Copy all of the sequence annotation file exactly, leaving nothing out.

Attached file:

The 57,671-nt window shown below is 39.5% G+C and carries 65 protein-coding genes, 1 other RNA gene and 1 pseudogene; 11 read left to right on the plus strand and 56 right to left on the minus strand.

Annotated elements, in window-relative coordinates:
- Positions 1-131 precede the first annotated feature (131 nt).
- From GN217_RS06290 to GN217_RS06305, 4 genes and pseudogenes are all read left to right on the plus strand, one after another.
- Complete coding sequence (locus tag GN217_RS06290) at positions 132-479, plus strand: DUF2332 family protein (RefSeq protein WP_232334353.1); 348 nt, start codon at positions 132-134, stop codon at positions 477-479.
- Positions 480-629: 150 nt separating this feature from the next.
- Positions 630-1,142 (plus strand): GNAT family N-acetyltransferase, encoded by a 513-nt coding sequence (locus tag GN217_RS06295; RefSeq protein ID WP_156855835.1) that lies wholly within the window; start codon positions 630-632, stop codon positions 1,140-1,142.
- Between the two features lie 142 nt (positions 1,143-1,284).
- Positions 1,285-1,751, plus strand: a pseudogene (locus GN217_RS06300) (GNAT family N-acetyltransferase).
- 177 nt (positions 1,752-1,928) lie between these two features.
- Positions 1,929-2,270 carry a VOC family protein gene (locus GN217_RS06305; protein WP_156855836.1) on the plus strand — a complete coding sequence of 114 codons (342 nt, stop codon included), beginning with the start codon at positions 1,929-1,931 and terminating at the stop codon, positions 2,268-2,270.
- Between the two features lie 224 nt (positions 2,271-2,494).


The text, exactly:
The 57,671-nt window shown below is 39.5% G+C and carries 65 protein-coding genes, 1 other RNA gene and 1 pseudogene; 11 read left to right on the plus strand and 56 right to left on the minus strand.

Annotated elements, in window-relative coordinates:
- Positions 1-131 precede the first annotated feature (131 nt).
- From GN217_RS06290 to GN217_RS06305, 4 genes and pseudogenes are all read left to right on the plus strand, one after another.
- Complete coding sequence (locus tag GN217_RS06290) at positions 132-479, plus strand: DUF2332 family protein (RefSeq protein WP_232334353.1); 348 nt, start codon at positions 132-134, stop codon at positions 477-479.
- Positions 480-629: 150 nt separating this feature from the next.
- Positions 630-1,142 (plus strand): GNAT family N-acetyltransferase, encoded by a 513-nt coding sequence (locus tag GN217_RS06295; RefSeq protein ID WP_156855835.1) that lies wholly within the window; start codon positions 630-632, stop codon positions 1,140-1,142.
- Between the two features lie 142 nt (positions 1,143-1,284).
- Positions 1,285-1,751, plus strand: a pseudogene (locus GN217_RS06300) (GNAT family N-acetyltransferase).
- 177 nt (positions 1,752-1,928) lie between these two features.
- Positions 1,929-2,270 carry a VOC family protein gene (locus GN217_RS06305; protein WP_156855836.1) on the plus strand — a complete coding sequence of 114 codons (342 nt, stop codon included), beginning with the start codon at positions 1,929-1,931 and terminating at the stop codon, positions 2,268-2,270.
- Between the two features lie 224 nt (positions 2,271-2,494).